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By: Daniel Oromaner Editor's note. Daniel Oromaner is president of the Qualitative Difference, Port Washington, New York. Advertising is expensive-personnel, agency, development, and media, all add up to a sizable investment in a brand. Today, production costs for an ad can easily run $500,000. An amount that is dwarfed by media expense. Recently, Gillette launched their Sensor razor with a world-wide media budget of 100 million dollars! Was the money well spent? Does advertising work? Do most companies feel their ads are perfectly tuned to their audience and message? Are companies making the best use of their air buys? John Wanamaker said, "Half the money I spend on advertising is wasted, and the trouble is I don't know which half. " Similarly, most of today's corporate executives do not feel confident about their advertising. There have been some exceptional campaigns, but most ads seem to fall into a never-never land of recall, communication and effectiveness. My perspective is a narrow one. I conduct qualitative research-with a specialty in copy research. Recently, I found that many more advertisers have been using this technique; in fact, a few of my clients never used qualitative in their ad research until just a few years ago. Considering that this application is relatively new, I will address the following key questions: When should you use qualitative advertising research? What should you consider in planning such research, and what are the new qualitative techniques for exploring all types of advertising? Unique value of qualitative copy/ advertising research Media-I have used qualitative advertising research to study television, radio, print, FSI, and direct mail executions. I have found the technique to be valuable in all cases, although the production costs for television generally necessitated the testing of rougher commercials. Strategy or copy development-Focus group participants can be very creative. In discussing your product, their thoughts, ideas and consumer language may spark your creative team. Their view of the marketplace may even help determine the strategy or objectives for an ad or campaign. Copy refinement-This is the best use of qualitative advertising research. Focus groups give immediate feedback, and copy can be changes during or between groups. I have found that the addition or change of just two or three words can often make the difference between clear, likable communication and a commercial that misses the mark. And, since better than 90 % of finished TV commercials
are aired (regardless of how they scored in copy tests), the time for revision is pre-production! Below the surface exploration-Some of the most successful commercials evoke a mood, or an emotion. Professional probing and projective techniques are often needed to help the respondents verbalize feelings and associations. Quick, competitive assessments-In a category where comparative advertising proliferates, qualitative advertising research can provide a rapid reading on how consumers are reacting to a competitor's new ad or claim. It can also provide direction as to whether you need to counter with your own advertising. AT&T, for example, regularly schedules focus groups to test their ads and their competitors' ads for this purpose. "Disaster checks"-Sometimes marketplace necessities do not leave time to quantitatively test finished commercials. A quick series of focus groups can tell whether the finished spot will be an asset or a liability. Methodological considerations One-on-one's versus groups-For copy development and refinement, focus groups work well. The group can encourage creativity, and the ideas of each respondent spark associations and ideas from others. Reacting to, and building upon each other's ideas can be an effective means of creating the theme of an ad, or refining an execution. For disaster checks, or when you need to determine if subtle points or moods are being conveyed, in-depth interviews work best. This is also true for business-to-business ad research, where differences in knowledge among the group members might lead to different reactions individually versus in a group. Number of ads to test-Qualitatively, it is generally better to test more than one ad at a time. Using three executions gives the respondents a basis for comparison, helps them verbalize their thoughts and feelings, and minimizes fatigue and confusion. If you only have one execution to test, you can also include one or more of your old ads, or one or more of your competitors' ads. Unfinished commercials-According to research conducted by Harvey Magier of Consumer Outlook, Inc., 'Rough and finished commercials evoke similar patterns of consumer response...Finished commercials do not create meaningfully stronger positive attitudes toward the brand." However, 'finished commercials are significantly more emotionally involving and entertaining than rough executions," so either they should not be tested together, or this difference should be factored into the results. If the ad relies heavily on emotion or imagery, the format should approximate finished as closely as possible. Key reaction variables-My experience (which for the most part was confirmed by the findings of the Advertising Research Foundation's Copy Research Validity Project) is that you need to elicit reactions in three areas, easily remembered by the acronym "ALL."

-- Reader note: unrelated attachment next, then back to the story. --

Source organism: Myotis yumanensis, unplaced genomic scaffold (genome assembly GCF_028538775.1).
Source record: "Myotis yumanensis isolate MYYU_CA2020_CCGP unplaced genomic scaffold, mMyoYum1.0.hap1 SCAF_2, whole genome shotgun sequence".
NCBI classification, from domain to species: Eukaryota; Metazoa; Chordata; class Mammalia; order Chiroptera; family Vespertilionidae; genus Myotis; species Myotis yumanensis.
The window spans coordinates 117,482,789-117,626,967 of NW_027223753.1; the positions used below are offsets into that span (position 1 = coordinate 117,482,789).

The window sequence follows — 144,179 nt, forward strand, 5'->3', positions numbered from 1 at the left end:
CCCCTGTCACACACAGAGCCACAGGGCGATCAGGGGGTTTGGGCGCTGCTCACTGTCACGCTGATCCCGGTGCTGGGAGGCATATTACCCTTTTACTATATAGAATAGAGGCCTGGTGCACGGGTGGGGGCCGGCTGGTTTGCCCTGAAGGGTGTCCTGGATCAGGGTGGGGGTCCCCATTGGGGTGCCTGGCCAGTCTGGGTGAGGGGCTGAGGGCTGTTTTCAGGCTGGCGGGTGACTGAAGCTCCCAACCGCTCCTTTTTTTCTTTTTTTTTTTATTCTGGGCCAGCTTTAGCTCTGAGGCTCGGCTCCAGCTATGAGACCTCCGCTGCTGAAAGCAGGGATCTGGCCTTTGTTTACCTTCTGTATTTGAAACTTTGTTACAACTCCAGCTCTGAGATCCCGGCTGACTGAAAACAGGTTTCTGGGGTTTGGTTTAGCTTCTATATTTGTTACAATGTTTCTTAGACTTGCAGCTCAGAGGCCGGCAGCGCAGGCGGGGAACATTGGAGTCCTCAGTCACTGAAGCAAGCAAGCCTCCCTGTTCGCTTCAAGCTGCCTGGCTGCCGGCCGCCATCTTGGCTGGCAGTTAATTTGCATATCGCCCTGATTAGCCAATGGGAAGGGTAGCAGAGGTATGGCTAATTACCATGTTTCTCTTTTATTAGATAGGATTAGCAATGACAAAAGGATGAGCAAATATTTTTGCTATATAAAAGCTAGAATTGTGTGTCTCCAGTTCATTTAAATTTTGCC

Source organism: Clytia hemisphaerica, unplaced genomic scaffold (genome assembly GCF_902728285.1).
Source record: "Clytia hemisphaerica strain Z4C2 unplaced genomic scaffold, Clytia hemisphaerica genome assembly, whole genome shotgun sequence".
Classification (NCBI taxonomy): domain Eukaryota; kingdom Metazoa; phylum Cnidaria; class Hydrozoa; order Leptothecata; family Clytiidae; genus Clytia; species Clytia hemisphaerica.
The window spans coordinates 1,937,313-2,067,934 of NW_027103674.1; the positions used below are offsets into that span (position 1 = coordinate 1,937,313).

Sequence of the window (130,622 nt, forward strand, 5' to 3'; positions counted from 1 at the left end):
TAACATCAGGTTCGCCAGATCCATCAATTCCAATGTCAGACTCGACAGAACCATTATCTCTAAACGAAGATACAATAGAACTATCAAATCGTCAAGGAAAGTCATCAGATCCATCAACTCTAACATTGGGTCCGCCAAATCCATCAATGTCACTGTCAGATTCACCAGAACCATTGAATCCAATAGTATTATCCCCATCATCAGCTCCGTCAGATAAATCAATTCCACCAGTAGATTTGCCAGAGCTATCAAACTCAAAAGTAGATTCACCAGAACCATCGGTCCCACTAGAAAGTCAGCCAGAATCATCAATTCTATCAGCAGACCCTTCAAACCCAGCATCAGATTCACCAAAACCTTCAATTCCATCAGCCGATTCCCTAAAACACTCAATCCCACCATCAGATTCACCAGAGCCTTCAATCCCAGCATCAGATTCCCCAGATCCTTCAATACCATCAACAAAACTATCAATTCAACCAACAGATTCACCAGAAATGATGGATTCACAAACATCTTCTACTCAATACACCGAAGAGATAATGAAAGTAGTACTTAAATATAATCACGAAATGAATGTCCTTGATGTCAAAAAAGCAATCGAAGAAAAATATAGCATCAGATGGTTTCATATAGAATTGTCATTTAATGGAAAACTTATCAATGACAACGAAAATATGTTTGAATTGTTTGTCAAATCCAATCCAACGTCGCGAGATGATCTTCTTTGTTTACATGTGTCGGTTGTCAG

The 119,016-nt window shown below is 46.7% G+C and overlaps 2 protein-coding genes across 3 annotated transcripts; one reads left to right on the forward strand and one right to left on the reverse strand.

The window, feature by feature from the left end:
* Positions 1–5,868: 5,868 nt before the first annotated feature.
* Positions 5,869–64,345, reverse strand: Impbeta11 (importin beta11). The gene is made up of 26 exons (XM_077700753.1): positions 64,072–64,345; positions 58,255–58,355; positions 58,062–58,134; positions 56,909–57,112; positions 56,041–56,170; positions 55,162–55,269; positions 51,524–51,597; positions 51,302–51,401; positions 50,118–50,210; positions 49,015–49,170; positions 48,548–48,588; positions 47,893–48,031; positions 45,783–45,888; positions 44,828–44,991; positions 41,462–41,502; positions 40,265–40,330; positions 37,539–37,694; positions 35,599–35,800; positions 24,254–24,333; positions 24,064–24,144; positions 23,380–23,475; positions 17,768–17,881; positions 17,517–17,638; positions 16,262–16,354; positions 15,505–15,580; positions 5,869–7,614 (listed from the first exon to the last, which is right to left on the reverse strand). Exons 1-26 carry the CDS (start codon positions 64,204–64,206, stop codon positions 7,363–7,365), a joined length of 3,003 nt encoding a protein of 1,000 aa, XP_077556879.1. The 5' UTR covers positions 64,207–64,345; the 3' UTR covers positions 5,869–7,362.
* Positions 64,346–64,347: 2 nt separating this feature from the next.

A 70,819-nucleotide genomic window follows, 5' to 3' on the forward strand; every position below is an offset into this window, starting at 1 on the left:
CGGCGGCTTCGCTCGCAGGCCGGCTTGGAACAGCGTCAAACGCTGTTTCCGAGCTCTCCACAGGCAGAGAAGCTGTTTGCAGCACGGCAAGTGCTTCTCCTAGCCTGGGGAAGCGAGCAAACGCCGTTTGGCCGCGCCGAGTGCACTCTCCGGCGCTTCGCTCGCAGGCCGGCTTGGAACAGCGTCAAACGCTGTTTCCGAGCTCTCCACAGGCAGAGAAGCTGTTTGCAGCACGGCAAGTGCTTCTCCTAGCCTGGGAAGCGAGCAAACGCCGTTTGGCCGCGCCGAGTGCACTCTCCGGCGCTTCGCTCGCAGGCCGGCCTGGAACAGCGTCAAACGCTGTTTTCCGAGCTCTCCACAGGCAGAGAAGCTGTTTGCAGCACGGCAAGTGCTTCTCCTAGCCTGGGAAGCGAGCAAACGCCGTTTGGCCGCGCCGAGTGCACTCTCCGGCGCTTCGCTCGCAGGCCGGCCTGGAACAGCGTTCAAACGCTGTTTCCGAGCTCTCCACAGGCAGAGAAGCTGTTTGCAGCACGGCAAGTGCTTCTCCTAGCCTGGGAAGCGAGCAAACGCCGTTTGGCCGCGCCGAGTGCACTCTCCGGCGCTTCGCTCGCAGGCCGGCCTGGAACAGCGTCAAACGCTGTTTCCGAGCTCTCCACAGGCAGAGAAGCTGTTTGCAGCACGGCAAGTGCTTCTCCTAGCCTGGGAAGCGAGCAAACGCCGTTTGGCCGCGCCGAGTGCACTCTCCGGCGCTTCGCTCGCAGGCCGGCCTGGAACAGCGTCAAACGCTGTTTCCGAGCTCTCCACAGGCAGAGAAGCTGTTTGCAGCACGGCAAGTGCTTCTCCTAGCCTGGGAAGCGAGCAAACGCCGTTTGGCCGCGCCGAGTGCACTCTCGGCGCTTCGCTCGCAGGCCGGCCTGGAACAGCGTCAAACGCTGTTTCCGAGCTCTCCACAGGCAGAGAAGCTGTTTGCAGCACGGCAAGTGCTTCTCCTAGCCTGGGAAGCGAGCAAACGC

Attention is first. According to a 1988 Roper Report, 37 % of 2,000 respondents changed channels with their remote control during commercials. Nineteen percent didn't change channels, but they muted the sound. In television, radio, or print, if the ad doesn't immediately catch the attention of the consumer, the message may never get across. The second variable is Liking. The importance of liking as a measure was one of the key findings of the Validity Project. Some researchers explain the importance of the measure by reasoning if the ad isn't funny or clever, the consumer won't pay attention over repeated exposures. Therefore much of the message will not get through. Others reason that liking the commercials of a brand or company provides an overall positive reaction toward that product or company. Whatever the reasons, if the respondent likes the ad (you can ask if it is one of the best ads they've seen recently), the ad will probably be more effective in accomplishing its objectives. Learning is the third variable. This may be thought of as a persuasion variable. Experience and research have found that effective commercials often tell what's unique about a product. Learning about a product or service is important for most strategies, and qualitative methods can easily tell you IF there was learning and WHAT was learned.